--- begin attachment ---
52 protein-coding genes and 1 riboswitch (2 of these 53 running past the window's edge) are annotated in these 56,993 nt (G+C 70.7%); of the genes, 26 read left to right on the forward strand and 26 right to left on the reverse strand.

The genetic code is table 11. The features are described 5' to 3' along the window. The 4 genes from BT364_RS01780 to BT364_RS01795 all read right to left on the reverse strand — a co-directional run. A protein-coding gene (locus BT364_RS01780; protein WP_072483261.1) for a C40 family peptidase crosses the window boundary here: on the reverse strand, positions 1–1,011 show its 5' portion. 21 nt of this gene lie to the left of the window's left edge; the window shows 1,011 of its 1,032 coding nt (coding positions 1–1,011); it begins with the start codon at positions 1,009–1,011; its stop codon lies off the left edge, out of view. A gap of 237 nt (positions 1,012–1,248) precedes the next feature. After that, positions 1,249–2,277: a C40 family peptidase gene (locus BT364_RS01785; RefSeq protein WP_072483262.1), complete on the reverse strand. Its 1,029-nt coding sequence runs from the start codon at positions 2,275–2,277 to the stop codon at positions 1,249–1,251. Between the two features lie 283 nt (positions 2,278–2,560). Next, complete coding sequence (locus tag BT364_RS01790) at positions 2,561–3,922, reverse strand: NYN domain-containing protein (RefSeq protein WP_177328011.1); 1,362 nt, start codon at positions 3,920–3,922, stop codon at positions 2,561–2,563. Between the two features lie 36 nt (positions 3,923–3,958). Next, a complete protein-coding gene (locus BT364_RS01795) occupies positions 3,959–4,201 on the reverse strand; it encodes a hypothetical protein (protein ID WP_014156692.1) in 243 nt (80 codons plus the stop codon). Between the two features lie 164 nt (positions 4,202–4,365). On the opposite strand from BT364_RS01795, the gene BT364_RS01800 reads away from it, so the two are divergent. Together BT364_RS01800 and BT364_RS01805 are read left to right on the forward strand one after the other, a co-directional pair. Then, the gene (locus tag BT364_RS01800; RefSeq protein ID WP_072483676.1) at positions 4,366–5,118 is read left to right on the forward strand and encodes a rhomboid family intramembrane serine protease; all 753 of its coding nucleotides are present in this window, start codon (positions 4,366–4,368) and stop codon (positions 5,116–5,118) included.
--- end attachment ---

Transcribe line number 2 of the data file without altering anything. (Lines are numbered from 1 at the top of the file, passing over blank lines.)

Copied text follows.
The genetic code is table 11. The features are described 5' to 3' along the window. The 4 genes from BT364_RS01780 to BT364_RS01795 all read right to left on the reverse strand — a co-directional run. A protein-coding gene (locus BT364_RS01780; protein WP_072483261.1) for a C40 family peptidase crosses the window boundary here: on the reverse strand, positions 1–1,011 show its 5' portion. 21 nt of this gene lie to the left of the window's left edge; the window shows 1,011 of its 1,032 coding nt (coding positions 1–1,011); it begins with the start codon at positions 1,009–1,011; its stop codon lies off the left edge, out of view. A gap of 237 nt (positions 1,012–1,248) precedes the next feature. After that, positions 1,249–2,277: a C40 family peptidase gene (locus BT364_RS01785; RefSeq protein WP_072483262.1), complete on the reverse strand. Its 1,029-nt coding sequence runs from the start codon at positions 2,275–2,277 to the stop codon at positions 1,249–1,251. Between the two features lie 283 nt (positions 2,278–2,560). Next, complete coding sequence (locus tag BT364_RS01790) at positions 2,561–3,922, reverse strand: NYN domain-containing protein (RefSeq protein WP_177328011.1); 1,362 nt, start codon at positions 3,920–3,922, stop codon at positions 2,561–2,563. Between the two features lie 36 nt (positions 3,923–3,958). Next, a complete protein-coding gene (locus BT364_RS01795) occupies positions 3,959–4,201 on the reverse strand; it encodes a hypothetical protein (protein ID WP_014156692.1) in 243 nt (80 codons plus the stop codon). Between the two features lie 164 nt (positions 4,202–4,365). On the opposite strand from BT364_RS01795, the gene BT364_RS01800 reads away from it, so the two are divergent. Together BT364_RS01800 and BT364_RS01805 are read left to right on the forward strand one after the other, a co-directional pair. Then, the gene (locus tag BT364_RS01800; RefSeq protein ID WP_072483676.1) at positions 4,366–5,118 is read left to right on the forward strand and encodes a rhomboid family intramembrane serine protease; all 753 of its coding nucleotides are present in this window, start codon (positions 4,366–4,368) and stop codon (positions 5,116–5,118) included.